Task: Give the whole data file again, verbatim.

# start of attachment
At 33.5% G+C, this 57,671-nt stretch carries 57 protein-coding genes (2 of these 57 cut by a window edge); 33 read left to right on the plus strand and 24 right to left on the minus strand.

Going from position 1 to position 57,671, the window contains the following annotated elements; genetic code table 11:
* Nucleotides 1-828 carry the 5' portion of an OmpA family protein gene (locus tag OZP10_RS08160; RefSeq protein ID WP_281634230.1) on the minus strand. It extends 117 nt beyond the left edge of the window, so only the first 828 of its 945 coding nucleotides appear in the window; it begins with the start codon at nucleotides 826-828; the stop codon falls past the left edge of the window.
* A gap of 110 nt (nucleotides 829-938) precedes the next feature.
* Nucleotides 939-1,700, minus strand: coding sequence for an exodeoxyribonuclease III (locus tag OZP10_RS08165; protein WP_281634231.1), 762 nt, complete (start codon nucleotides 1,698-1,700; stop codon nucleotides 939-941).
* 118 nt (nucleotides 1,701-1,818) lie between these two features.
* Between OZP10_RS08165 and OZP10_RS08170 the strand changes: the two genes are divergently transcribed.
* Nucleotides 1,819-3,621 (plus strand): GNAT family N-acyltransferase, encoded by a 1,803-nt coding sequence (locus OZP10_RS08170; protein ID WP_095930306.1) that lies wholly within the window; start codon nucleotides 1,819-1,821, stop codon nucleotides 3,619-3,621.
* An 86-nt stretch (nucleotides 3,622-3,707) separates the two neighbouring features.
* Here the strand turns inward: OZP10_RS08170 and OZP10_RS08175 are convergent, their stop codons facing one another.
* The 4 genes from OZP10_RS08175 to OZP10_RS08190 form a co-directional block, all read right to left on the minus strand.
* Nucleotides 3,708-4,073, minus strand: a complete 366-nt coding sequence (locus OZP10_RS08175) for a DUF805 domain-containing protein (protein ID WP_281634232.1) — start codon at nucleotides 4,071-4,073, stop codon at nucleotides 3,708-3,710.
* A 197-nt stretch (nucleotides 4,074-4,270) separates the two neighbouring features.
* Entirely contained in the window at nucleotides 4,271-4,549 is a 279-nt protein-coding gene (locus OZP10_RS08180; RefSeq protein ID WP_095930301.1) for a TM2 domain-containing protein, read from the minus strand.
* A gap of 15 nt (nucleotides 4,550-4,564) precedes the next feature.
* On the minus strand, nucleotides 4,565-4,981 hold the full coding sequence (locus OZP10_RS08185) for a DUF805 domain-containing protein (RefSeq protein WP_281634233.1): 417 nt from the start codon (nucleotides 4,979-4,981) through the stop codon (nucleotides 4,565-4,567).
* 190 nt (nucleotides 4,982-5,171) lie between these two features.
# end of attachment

At 33.5% G+C, this 57,671-nt stretch carries 57 protein-coding genes (2 of these 57 cut by a window edge); 33 read left to right on the plus strand and 24 right to left on the minus strand.

Going from position 1 to position 57,671, the window contains the following annotated elements; genetic code table 11:
* Nucleotides 1-828 carry the 5' portion of an OmpA family protein gene (locus tag OZP10_RS08160; RefSeq protein ID WP_281634230.1) on the minus strand. It extends 117 nt beyond the left edge of the window, so only the first 828 of its 945 coding nucleotides appear in the window; it begins with the start codon at nucleotides 826-828; the stop codon falls past the left edge of the window.
* A gap of 110 nt (nucleotides 829-938) precedes the next feature.
* Nucleotides 939-1,700, minus strand: coding sequence for an exodeoxyribonuclease III (locus tag OZP10_RS08165; protein WP_281634231.1), 762 nt, complete (start codon nucleotides 1,698-1,700; stop codon nucleotides 939-941).
* 118 nt (nucleotides 1,701-1,818) lie between these two features.
* Between OZP10_RS08165 and OZP10_RS08170 the strand changes: the two genes are divergently transcribed.
* Nucleotides 1,819-3,621 (plus strand): GNAT family N-acyltransferase, encoded by a 1,803-nt coding sequence (locus OZP10_RS08170; protein ID WP_095930306.1) that lies wholly within the window; start codon nucleotides 1,819-1,821, stop codon nucleotides 3,619-3,621.
* An 86-nt stretch (nucleotides 3,622-3,707) separates the two neighbouring features.
* Here the strand turns inward: OZP10_RS08170 and OZP10_RS08175 are convergent, their stop codons facing one another.
* The 4 genes from OZP10_RS08175 to OZP10_RS08190 form a co-directional block, all read right to left on the minus strand.
* Nucleotides 3,708-4,073, minus strand: a complete 366-nt coding sequence (locus OZP10_RS08175) for a DUF805 domain-containing protein (protein ID WP_281634232.1) — start codon at nucleotides 4,071-4,073, stop codon at nucleotides 3,708-3,710.
* A 197-nt stretch (nucleotides 4,074-4,270) separates the two neighbouring features.
* Entirely contained in the window at nucleotides 4,271-4,549 is a 279-nt protein-coding gene (locus OZP10_RS08180; RefSeq protein ID WP_095930301.1) for a TM2 domain-containing protein, read from the minus strand.
* A gap of 15 nt (nucleotides 4,550-4,564) precedes the next feature.
* On the minus strand, nucleotides 4,565-4,981 hold the full coding sequence (locus OZP10_RS08185) for a DUF805 domain-containing protein (RefSeq protein WP_281634233.1): 417 nt from the start codon (nucleotides 4,979-4,981) through the stop codon (nucleotides 4,565-4,567).
* 190 nt (nucleotides 4,982-5,171) lie between these two features.